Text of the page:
Morning pages, Buying Wood on Craigslist, and Slumdog Millionaire Moments

I have another book I’m reading as suggested by a good friend.  It’s called “The Artist’s Way” by Julia Cameron and has practical tools for artists.

Tool 1 is called “Morning Pages”. Each morning, write 3 pages in longhand about anything.

My longhand looks like my grandmother’s writing; she will be 104 soon.  Plus I have dip nails, so even holding onto a fat Sharpie is a struggle.

I prefer using my phone and a journaling app and a minimum of 2 cups of coffee.  I can write thoughts of past days and of today. Monday I was a bit scared buying firewood from a guy off Craigslist.

“Oh, you can find firewood EVERYWHERE!” swore my friends to this City Slicker who asked for phone numbers of which there were none.  Hmmm. I googled “firewood and Emmett” and 1 listing showed.  “Call Fred at #”

It takes all my nerve to call friends and family on the phone vs text let alone a Craigslist seller.  A real person answered “Welp. I ain’t got the split cords no more but I kin cut logs to spec. 16 inch ok?”

Suddenly I had a Slumdog Millionaire moment: “yes, 16 inches unsplit is perfect.”

I had cut those big heavy log pieces before at age 10 in winter in my pajamas and moon boots.  You catch the logs at the end of the axe and just whollop the whole lot on the big stump until it splits into smaller pieces.  We had kids as splitters then.

Instructed to bring cash, I was nervous.  I drove my buddy’s “rig” Ford F150 with metal rails and touchy brakes to the GPS location (“You have arrived” assured the robot voice though I was smack dab in the middle of a cow pasture).  I checked mailbox numbers, then drove south of railroad tracks onto a tiny dirt road near a forest.  The road led me to a humble and elevated and weathered gray single-wide trailer without windows facing a forest.  I saw the uncut lodge pole pine logs in front and smelled freshly cut wood.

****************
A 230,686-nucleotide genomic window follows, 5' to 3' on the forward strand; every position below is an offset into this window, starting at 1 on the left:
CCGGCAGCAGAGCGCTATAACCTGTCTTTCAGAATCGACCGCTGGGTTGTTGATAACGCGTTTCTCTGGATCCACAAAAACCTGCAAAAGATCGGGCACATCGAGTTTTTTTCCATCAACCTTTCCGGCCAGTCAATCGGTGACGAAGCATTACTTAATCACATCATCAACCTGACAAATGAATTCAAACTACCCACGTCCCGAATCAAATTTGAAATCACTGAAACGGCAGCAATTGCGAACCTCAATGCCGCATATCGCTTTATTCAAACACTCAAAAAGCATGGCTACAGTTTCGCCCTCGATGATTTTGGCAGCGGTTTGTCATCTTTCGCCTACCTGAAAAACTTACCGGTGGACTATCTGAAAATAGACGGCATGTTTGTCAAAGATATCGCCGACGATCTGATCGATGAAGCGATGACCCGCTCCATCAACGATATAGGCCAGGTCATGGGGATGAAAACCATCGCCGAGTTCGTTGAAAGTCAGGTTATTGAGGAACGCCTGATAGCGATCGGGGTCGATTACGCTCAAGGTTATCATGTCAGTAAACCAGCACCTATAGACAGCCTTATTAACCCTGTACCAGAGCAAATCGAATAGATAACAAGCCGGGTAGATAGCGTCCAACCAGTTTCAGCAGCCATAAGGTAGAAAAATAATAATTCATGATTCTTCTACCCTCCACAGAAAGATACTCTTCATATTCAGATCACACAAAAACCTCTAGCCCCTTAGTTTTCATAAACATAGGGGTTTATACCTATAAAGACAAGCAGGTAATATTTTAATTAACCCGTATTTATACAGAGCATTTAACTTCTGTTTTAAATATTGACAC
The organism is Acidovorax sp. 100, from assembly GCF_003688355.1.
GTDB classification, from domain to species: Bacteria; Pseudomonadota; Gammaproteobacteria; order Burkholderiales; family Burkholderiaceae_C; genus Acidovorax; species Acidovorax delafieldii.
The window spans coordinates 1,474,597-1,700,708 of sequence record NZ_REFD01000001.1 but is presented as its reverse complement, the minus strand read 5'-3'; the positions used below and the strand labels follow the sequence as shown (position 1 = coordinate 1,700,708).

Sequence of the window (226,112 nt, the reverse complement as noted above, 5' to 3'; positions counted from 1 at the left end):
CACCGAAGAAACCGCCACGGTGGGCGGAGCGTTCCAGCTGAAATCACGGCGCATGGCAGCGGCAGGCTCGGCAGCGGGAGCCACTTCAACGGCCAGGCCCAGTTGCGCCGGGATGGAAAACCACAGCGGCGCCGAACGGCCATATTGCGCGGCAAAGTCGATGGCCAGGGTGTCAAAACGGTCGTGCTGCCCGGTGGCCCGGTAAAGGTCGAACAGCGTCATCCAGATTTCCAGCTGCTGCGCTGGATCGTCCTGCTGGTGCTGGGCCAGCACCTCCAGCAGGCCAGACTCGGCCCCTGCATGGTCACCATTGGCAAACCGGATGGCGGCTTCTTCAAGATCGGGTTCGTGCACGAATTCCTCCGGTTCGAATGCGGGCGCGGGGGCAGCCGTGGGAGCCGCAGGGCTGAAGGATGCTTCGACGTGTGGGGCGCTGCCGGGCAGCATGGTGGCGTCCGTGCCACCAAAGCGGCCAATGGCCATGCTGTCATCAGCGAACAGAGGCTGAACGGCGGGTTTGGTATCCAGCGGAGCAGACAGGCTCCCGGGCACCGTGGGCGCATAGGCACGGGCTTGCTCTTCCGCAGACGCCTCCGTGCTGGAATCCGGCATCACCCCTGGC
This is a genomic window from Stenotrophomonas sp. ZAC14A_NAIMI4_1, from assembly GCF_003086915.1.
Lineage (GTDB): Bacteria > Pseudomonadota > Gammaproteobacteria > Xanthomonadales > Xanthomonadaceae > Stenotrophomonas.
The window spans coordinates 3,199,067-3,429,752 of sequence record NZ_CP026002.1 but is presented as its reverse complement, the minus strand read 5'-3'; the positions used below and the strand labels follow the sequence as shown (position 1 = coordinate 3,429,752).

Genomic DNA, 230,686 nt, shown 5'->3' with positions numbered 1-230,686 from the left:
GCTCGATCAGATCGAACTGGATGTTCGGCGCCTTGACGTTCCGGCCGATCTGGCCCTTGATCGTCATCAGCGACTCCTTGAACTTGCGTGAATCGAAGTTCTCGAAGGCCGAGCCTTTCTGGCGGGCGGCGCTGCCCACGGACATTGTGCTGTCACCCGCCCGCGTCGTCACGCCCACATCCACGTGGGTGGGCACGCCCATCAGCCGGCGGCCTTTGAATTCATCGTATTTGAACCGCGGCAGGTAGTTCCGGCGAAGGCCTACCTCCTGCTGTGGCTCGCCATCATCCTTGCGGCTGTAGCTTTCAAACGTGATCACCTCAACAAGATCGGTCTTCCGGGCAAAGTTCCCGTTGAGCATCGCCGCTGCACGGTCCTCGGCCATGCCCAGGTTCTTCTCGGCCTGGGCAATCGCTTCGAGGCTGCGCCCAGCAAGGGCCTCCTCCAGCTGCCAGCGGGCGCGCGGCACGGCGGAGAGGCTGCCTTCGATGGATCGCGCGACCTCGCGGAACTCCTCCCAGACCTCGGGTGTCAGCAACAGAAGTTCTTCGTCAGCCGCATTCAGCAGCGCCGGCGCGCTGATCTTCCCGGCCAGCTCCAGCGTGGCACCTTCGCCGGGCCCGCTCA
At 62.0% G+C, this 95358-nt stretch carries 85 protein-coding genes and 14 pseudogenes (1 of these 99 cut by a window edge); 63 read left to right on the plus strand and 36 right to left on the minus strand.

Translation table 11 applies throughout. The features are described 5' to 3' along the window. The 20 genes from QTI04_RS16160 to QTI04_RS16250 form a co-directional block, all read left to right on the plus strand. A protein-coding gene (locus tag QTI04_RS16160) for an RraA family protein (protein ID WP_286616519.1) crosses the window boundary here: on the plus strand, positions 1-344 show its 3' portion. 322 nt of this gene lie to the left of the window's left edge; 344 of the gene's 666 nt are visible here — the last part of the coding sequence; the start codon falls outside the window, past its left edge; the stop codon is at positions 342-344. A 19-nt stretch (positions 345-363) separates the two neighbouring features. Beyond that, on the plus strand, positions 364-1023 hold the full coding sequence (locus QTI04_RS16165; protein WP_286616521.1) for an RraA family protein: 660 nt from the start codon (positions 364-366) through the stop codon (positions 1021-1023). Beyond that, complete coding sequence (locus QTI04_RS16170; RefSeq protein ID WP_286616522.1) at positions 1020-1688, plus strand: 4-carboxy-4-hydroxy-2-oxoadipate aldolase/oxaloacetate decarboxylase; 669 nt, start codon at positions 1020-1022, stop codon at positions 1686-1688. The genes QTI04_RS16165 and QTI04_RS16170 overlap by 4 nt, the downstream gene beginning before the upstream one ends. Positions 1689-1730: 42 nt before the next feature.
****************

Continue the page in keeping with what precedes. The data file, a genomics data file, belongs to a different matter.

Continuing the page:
A black lab waddled over. He was grey in his face and friendly so I gave him a pat and looked for a front door past a wood chipper and file cabinet and swallowed hard.  The address I had texted to my husband in know…of chainsaws..

I walked up the stairs without railings onto a porch weathered grey and also without railings. The porch had a single blue picnic chair next to the blue door of the house.  Deep breath.  I knocked and stood back, waiting to be featured on some Forensics Crime Show in the future.

The man answered the door and came out and examined me through square thick lenses.  Like a nervous Kirby salesman, I blathered “Are you Fred?! Great! I’m Suze!” And handed him the agreed money once we were both clear of the door and whatever darkness lurked inside. He counted. “Oh, no. This is the price PER CORD.” “Oh, I see. It did seem low to me. No worries. I’ll be back with the rest. Must go All The Way Back Into Town unless you’ll take a check?!” I tested. “Nope. Cash’ll be fine. Tho them banks is closed now.” 

21st Century me countered “ATMs will be open don’tcha think?”  I hopped back into the truck and headed for town looking around for any suspicious folks in my 2 mirrors.  The passenger side mirror was gone but I did alright.

I returned with the rest of the cash and was thrilled to see that a braid-haired country woman clad in tan Carhartt dungarees had arrived. His wife perhaps.  She waved and smiled through her mirrored aviators.  Fred had hooked up the long log trailer and was stacking the 16 inchers already.

Legit!  I didn’t die!

Fred motioned me to turn my borrowed rig around down by the old tractor, wood chipper and file cabinet.  Delivery to my friend was to happen the next day and it did.  Wood is life in an Idaho winter since electricity is so expensive.

Memories of chopping wood as a kid bothered me for some years but this experience made me grateful.  Grateful that I knew about firewood and that I was grown enough to trust myself that I could do this to help my friend.  I also remember starting the evening fire to heat the house-being self-reliant and capable and making the house cosy.


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